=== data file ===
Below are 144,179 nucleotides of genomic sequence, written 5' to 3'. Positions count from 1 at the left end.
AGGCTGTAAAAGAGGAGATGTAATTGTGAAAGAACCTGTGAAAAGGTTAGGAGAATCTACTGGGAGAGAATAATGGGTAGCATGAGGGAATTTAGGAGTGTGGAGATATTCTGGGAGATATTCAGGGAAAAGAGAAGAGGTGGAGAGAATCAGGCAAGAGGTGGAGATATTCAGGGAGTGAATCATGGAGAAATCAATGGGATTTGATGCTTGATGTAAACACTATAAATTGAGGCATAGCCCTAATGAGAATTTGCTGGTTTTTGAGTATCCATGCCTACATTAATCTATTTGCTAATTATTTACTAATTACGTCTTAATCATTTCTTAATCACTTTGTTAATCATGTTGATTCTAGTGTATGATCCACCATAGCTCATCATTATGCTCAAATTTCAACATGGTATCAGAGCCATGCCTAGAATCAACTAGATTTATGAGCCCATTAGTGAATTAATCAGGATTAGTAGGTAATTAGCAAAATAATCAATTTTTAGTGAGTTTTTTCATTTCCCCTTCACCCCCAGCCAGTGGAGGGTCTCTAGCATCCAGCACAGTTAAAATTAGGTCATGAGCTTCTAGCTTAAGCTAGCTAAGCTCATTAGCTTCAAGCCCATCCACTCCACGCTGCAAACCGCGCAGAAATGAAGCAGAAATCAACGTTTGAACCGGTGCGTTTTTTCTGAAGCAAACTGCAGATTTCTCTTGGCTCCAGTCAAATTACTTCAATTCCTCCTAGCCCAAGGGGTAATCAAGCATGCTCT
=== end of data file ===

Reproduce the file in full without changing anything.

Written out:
Below are 144,179 nucleotides of genomic sequence, written 5' to 3'. Positions count from 1 at the left end.
AGGCTGTAAAAGAGGAGATGTAATTGTGAAAGAACCTGTGAAAAGGTTAGGAGAATCTACTGGGAGAGAATAATGGGTAGCATGAGGGAATTTAGGAGTGTGGAGATATTCTGGGAGATATTCAGGGAAAAGAGAAGAGGTGGAGAGAATCAGGCAAGAGGTGGAGATATTCAGGGAGTGAATCATGGAGAAATCAATGGGATTTGATGCTTGATGTAAACACTATAAATTGAGGCATAGCCCTAATGAGAATTTGCTGGTTTTTGAGTATCCATGCCTACATTAATCTATTTGCTAATTATTTACTAATTACGTCTTAATCATTTCTTAATCACTTTGTTAATCATGTTGATTCTAGTGTATGATCCACCATAGCTCATCATTATGCTCAAATTTCAACATGGTATCAGAGCCATGCCTAGAATCAACTAGATTTATGAGCCCATTAGTGAATTAATCAGGATTAGTAGGTAATTAGCAAAATAATCAATTTTTAGTGAGTTTTTTCATTTCCCCTTCACCCCCAGCCAGTGGAGGGTCTCTAGCATCCAGCACAGTTAAAATTAGGTCATGAGCTTCTAGCTTAAGCTAGCTAAGCTCATTAGCTTCAAGCCCATCCACTCCACGCTGCAAACCGCGCAGAAATGAAGCAGAAATCAACGTTTGAACCGGTGCGTTTTTTCTGAAGCAAACTGCAGATTTCTCTTGGCTCCAGTCAAATTACTTCAATTCCTCCTAGCCCAAGGGGTAATCAAGCATGCTCT